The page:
• Miller, a former delegate representing Montgomery County’s District 15 in the Maryland House of Delegates, said they wanted a team inclusive of the entire state. Cleo Hirsch, who led the COVID-19 response for Baltimore City public schools, is the executive director for the Moore-Miller transition. Christine Zhu/Bethesda Beat 
  • Earlier in the day, Moore met privately with Hogan for about an hour. The outgoing Republican governor said he gave some advice and tips to the incoming Democratic governor. Pamela Wood/Baltimore Banner

BALTIMORE CITY SQUEEGEE PLAN WILL INCLUDE ENFORCED ZONES, FINANCIAL SUPPORT: Baltimore will begin enforcing anti-panhandling ordinances on squeegee workers in several designated high-traffic zones early next year as part of a plan rolled out by the city’s Squeegee Collaborative on Thursday. Emily Opilo and Lee Sanderlin/Baltimore Sun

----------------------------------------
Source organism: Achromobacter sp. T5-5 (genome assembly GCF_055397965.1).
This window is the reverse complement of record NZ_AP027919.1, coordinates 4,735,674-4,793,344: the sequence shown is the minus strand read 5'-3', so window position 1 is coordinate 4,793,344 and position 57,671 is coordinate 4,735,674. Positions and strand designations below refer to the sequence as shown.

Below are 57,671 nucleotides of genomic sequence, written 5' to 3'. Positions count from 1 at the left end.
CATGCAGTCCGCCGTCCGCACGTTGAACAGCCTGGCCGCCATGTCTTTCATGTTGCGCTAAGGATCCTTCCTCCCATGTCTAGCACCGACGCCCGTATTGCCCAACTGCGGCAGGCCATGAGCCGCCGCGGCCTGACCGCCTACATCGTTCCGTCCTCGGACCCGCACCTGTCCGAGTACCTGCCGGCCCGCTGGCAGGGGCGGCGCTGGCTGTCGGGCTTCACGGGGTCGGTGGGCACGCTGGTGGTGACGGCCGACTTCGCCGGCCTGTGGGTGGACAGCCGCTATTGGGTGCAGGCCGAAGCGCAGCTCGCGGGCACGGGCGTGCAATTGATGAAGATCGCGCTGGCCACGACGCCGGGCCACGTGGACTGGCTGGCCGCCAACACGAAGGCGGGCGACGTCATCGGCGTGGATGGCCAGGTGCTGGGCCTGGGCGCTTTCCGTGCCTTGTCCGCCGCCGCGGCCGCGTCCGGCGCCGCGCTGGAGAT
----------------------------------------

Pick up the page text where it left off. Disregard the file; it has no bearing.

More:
• A second measure recommended by the collective included the provision of up to a year of financial support for squeegee workers who enter workforce education, training and entrepreneurial programs. Conditions specify that the worker must stay enrolled in the program for the entire year and commit to stop squeegeeing.Timothy Dashiell/Capital News Service in Maryland Reporter
  • Mayor Brandon Scott said previous attempts at resolving the issue failed because they lacked the sustained investment and dedicated problem solvers to break the cycle that he said this plan has. David Collins and Greg Ng/WBALTV